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STA-282QR Pulse Project
Part I Data Cleaning (25 points)
1. You will find your data set in Blackboard under the Project folder (Pulseproject.xlsx) and you should put this data on your desktop. This data set was created in an on-campus sections of STA-282 and will be considered a random sample of all STA-282 students. Note that the data has not been reviewed or cleaned prior to this assignment. That is your responsibility. Read this data set into StatCrunch (Data>Load>From File>On My Computer).
2. It is always a good idea to review your data set for extreme values that might be suspicious. These extreme values can be due to typing errors during data entry or might be legitimate. If we identified an outlier, it might be possible to investigate each specific outlier to see if that person really exists. But in this case, we will examine the outliers, determined if they make sense or not, and take the appropriate action.
3. Note that there is a column of Pulse Differences (Difference = AEPL – BEPL) This will provide the change in pulse after 1 minute of exercise.
4. Create boxplots of all the variables (Height, Weight, BMI, Before Exercise Pulse (BEPL), After Exercise Pulse (BEPL), and Pulse Differences. If the boxplots are difficult to interpret, you can also examine the summary statistics for these variables. You do not need to include this information (boxplots and summary statistics) with your submission, unless you choose to do so for illustration purposes, but you should use them to identify any unusual data or outliers.
5. If there are any outliers, we won’t be able to identify and investigate the specific person in the data. That is what we would attempt to do if the entries were not anonymous. However, examine those outliers or unusual data and decide whether or not these subjects are legitimate or should be removed entirely from the data. Use some common sense. For example, do you expect someone to have a higher before-exercise pulse than an after exercise pulse? Would you expect to find someone in the data that is 10 feet tall and weighs 500 pounds? Remember, if you decide to remove someone, you must justify your decision. There should be some basis in fact for the removal other than your feelings or opinion.
You should note any outliers and the entries you have deleted under your first report section “Data Cleaning”. Make sure you discuss which entries were removed and why they were removed.
6. Congratulations. Your data is now cleaned and ready for analysis.
Part II Research (25 points each question x 3 = 75 points)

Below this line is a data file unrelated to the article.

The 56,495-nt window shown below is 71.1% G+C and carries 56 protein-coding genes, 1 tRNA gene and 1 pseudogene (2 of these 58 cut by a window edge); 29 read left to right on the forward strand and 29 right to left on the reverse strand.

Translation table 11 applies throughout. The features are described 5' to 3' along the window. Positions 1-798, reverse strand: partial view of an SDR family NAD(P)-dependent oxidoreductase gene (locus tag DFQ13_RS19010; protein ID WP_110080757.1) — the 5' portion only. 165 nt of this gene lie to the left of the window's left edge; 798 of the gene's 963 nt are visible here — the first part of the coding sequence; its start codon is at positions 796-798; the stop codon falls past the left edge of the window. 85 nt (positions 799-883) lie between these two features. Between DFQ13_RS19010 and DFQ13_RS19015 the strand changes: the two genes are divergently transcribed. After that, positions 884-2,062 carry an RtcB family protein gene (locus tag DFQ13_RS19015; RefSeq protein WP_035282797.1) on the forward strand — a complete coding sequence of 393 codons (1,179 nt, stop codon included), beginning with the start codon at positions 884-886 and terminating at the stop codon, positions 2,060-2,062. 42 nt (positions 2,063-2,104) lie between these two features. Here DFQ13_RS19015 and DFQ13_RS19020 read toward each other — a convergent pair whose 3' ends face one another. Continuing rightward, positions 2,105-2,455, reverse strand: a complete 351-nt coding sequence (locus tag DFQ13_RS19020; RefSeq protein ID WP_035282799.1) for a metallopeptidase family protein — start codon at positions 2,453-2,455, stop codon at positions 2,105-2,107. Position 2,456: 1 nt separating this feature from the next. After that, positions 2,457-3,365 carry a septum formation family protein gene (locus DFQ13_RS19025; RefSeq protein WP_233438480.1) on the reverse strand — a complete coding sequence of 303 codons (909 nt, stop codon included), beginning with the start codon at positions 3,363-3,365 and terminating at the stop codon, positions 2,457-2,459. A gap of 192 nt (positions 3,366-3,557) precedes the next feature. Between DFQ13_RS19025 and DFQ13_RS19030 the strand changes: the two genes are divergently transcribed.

Assume that the data set we are using represents a random sample of all STA-282 students. Further assume that the populations are normally distributed (they are). That way we don’t have to worry about normal probability plots if any of our samples are below 25. Thus, we will be basing our inference and conclusions on the population of STA-282 students.
Below you will find three research questions. You can use any statistical method you want (some are much better than others) to answer these questions, but you must outline your methodology (hypothesis testing, some type of graph, confidence interval, regression analysis, etc.). After the “Data Cleaning” section, have a separate section for each research question. State your research question first, followed by your answer to the question. You can then quickly discuss your methodology and provide the StatCrunch output as backup for your analysis and conclusions.
Research Questions (Any testing or inference should be done at 95% Confidence):
1. It is claimed that due to smaller lung capacity, a female’s heart must beat faster during exercise. Given this information, do females have a higher mean after exercise pulse rate (AEPL) than men? Perform this test at a 95% level of confidence. (Note: For StatCrunch, in the appropriate testing area, select the variable AEPL where gender=”female” for Sample 1 and the variable AEPL where gender=”male” for Sample 2. This will divide the column AEPL into two different groups. One for females and one for males. Then you can select the appropriate hypothesis test with group 1 being females and group 2 being males. Make sure the pooled variances box stays checked too. )
2. It is hypothesized that overweight people (high BMI) will have a higher pulse difference because their heart must work comparatively harder when exercising. Given this information, can we predict a person’s pulse difference (Y) using BMI (X)? In other words, is BMI a significant predictor of Pulse Difference?
3. It is claimed that one minute of exercise will increase a typical STA-282 student’s pulse (mean pulse difference) by more than 30 beats per minute. At a 95% level of confidence, evaluate this research objective (mean pulse difference is greater than 30 beats per minute).
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